Teenager Ben Woodburn eclipsed Michael Owen as Liverpool’s youngest goalscorer as the Reds edged past Championship side Leeds United in the EFL Cup quarter-finals at Anfield.
The Premier League hosts huffed and puffed before Divock Origi stole behind the Leeds defence to sweep in Trent Alexander-Arnold’s right-wing cross from close range.
They secured a place in the last four when Wales Under-19 international Woodburn, aged 17 years and 45 days, fired in the second.
Liverpool hit the post through Georginio Wijnaldum shortly before the opener, but the scoreline was somewhat harsh on the Yorkshire side.
Leeds winger Kemar Roofe curled against the inside of a post shortly after half-time.
Hadi Sacko spurned a good opportunity for the visitors in the opening 10 minutes, and Kyle Bartley nodded a free header wide after the break.
A short amount of time, a stunning impact on the pitch. ?
— Liverpool FC (@LFC) November 29, 2016
Liverpool will find out who they play in the semi-finals when the draw is made after Wednesday’s matches.
Woodburn’s bright in Liverpool struggle
Liverpool boss Jurgen Klopp might have claimed his team has “unfinished business” in the EFL Cup, but this competition is clearly not the German’s priority this season as the Reds chase the Premier League title and a Champions League return.
And that has been clear by his team selections.
Klopp, like he did in the earlier rounds, rotated his team by bringing in fringe players and a handful of youngsters, though that was forced in part by the absence of Philippe Coutinho, Roberto Firmino, Daniel Sturridge and Adam Lallana through injury.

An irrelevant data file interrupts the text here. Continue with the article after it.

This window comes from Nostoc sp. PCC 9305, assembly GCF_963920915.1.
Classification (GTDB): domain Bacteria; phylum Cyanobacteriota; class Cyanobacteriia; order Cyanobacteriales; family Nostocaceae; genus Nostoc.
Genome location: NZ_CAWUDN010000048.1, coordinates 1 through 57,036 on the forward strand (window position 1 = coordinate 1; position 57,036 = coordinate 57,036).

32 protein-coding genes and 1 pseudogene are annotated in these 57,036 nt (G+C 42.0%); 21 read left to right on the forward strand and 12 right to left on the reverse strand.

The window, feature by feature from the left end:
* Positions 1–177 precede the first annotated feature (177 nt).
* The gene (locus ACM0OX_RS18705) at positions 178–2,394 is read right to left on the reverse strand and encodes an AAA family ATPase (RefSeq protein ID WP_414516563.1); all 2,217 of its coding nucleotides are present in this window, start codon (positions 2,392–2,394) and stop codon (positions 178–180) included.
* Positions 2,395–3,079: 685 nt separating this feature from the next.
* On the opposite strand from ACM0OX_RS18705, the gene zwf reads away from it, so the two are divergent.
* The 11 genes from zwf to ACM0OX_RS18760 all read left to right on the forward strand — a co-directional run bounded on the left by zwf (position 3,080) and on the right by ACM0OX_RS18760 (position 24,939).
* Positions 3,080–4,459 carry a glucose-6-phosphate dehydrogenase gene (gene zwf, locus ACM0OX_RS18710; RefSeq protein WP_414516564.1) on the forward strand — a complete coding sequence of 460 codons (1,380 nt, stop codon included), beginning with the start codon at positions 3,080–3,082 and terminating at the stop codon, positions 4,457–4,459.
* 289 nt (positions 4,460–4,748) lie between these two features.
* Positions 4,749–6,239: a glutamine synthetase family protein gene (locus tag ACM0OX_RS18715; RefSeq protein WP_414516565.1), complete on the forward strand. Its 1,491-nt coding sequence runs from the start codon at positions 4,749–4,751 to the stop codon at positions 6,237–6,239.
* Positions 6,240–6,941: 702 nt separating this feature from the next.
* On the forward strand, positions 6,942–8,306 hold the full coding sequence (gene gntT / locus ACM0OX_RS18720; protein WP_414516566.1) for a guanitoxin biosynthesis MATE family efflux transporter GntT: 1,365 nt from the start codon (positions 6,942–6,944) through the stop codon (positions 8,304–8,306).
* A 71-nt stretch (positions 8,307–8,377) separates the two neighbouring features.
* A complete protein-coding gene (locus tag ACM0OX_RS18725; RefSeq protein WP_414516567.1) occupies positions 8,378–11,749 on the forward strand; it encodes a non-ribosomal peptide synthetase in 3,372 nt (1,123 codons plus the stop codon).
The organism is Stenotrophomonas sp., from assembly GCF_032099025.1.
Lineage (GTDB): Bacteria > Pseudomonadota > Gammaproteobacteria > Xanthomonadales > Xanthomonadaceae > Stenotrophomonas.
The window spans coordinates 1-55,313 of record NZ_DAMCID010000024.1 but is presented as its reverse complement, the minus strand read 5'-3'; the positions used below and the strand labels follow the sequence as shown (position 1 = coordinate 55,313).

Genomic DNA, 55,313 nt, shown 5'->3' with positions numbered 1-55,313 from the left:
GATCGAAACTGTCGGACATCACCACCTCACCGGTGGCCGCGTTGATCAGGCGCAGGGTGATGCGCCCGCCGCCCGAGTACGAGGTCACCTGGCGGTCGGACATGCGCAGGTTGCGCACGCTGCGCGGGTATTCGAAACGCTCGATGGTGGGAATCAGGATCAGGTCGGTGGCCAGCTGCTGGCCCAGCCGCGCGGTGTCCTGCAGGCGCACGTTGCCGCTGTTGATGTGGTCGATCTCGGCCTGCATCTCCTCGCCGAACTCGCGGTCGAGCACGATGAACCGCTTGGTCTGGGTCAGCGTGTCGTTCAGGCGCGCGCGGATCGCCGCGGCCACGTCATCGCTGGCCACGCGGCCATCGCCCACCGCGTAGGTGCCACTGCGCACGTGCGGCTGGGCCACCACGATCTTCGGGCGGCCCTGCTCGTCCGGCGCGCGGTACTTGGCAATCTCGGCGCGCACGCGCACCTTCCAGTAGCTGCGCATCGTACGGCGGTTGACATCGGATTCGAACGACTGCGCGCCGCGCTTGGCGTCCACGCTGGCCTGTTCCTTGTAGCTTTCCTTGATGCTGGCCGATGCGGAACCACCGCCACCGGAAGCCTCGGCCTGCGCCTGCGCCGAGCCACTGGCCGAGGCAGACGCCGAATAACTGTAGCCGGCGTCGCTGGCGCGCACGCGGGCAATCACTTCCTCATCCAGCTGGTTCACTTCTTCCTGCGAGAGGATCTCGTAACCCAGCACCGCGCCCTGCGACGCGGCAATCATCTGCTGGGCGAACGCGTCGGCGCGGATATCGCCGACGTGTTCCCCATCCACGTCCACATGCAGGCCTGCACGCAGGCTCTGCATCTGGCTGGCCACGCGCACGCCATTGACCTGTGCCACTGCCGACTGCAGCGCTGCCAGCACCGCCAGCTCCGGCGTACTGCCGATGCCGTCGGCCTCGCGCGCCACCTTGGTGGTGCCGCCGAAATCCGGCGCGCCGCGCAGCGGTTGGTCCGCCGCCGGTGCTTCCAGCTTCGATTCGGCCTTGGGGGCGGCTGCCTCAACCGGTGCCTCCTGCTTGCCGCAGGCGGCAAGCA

Without that attacking threat, the home side lacked fluency and potency in the final third until they clicked in the final 15 minutes to reach a record 17th League Cup semi-final.
— michael owen (@themichaelowen) November 29, 2016
However, a laboured night was capped when Woodburn – on as a second-half substitute having made his debut on Saturday against Sunderland – beat Owen’s record by 98 days.
It was a special moment for the youngster in front of the Kop and former England striker Owen, who was watching from the main stand.
Every one of Woodburn’s outfield team-mates came to celebrate the historic moment as Anfield saluted their latest star.
Leeds’ taste of the past
Matches between these two clubs may be rare in the modern era – but this is a fixture steeped in history.
A rivalry born in the days of Bill Shankly and Don Revie, resurrected in the eras of Kenny Dalglish and Howard Wilkinson, consigned to longer memories post-Gerard Houllier and David O’Leary.
And it attracted the imagination of both sets of fans, Leeds bringing almost 5,500 to a capacity crowd of 53,000.
While this tie did not have the allure of a title-swinging league match or Wembley cup final of previous eras, it did provide an opportunity for Leeds to test themselves again at the highest level.
Following a turbulent few seasons under Italian owner Massimo Cellino, there is a cautious optimism among Whites fans that their club may – finally – push for promotion back to the Premier League this season.
Manager Garry Monk has provided a calm guidance rarely seen – or allowed – under Cellino’s control, moving the club up to fifth in the Championship after four wins in their past five matches.
The odds were stacked heavily in favour of the home side prior to kick-off, but the visitors created several decent opportunities against a casual Reds defence.
Ultimately, they lost with a fight. But the reception given by the away fans to their players at the final whistle suggests they are optimistic a 13-year absence from the Premier League may be coming to an end in the near future.